Artibus et Historiae no. 74 (XXXVII)

2016, ISSN 0391-9064

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NICHOLAS TURNER - Interpretations of Raphael’s Uffizi St John the Baptist by Bolognese Rivals Guido Reni and Guercino (pp. 227–239)

At different moments in their careers, two rival Bolognese painters, Guido Reni (1575–1642) and Guercino (1591–1666), had their imaginations fired by the composition of Raphael’s Uffizi St John the Baptist. That they should have taken inspiration from Raphael’s famous figure at all shows how the gap between Italian Renaissance and Baroque painting was not as wide as is sometimes thought and that it was sometimes bridged by borrowings and adaptations of this sort. Few seventeenth-century painters could have seen Raphael’s canvas in the original because of its inaccessibility at the heart of the Medici palace. So for nearly three centuries, the daring pose of Raphael’s youthful St John was known only through a chiaroscuro woodcut by Ugo da Carpi (c. 1502–1532), datable soon after Raphael’s death in 1520.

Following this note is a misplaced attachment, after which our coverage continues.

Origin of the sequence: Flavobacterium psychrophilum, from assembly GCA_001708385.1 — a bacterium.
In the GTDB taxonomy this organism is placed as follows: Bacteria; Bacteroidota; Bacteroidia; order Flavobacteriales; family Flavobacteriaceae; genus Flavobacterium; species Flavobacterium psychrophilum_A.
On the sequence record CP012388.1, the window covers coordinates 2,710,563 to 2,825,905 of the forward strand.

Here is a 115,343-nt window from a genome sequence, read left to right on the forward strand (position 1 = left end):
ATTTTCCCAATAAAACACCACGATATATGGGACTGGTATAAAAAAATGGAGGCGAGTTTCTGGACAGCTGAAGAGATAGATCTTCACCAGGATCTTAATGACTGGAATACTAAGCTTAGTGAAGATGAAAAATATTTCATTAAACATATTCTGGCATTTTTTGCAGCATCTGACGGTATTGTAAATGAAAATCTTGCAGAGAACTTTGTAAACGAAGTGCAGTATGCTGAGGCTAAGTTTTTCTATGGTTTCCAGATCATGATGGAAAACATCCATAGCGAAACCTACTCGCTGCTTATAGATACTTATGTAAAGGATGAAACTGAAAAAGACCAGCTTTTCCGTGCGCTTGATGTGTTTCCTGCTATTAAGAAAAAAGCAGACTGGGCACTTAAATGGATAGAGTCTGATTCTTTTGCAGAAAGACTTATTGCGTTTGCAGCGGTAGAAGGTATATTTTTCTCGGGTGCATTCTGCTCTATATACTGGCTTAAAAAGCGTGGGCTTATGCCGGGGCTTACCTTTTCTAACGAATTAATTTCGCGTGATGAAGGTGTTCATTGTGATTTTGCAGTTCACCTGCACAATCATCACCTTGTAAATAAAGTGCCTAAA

In his Uffizi painting Raphael has taken on the difficult challenge of representing the male nude out-of-doors, in the half-light. In Reni’s St John the Baptist in the Dulwich College Picture Gallery, London, datable 1635–1636, and in Guercino’s picture of the same subject in the Kunsthistorisches Museum, Vienna, painted in 1641, the pose of the protagonist was indebted to Raphael’s prototype, but the level of the surrounding light has been raised. This accentuates the contrasts between light and shadow across the body, reducing the play of mid-tones in the intervening areas, which made the task of both Reni and Guercino that bit more difficult than that of their famous predecessor. Both have, of course, profited from the opportunity to show his prowess in modulating the musculature over a young man’s physique.

Unpublished drawings by each painter, which toy with ideas based on Raphael’s prototype while the draughtsman was planning an independent figure of the saint of his own, are discussed to document the link between the Renaissance master and his seventeenth-century successors.

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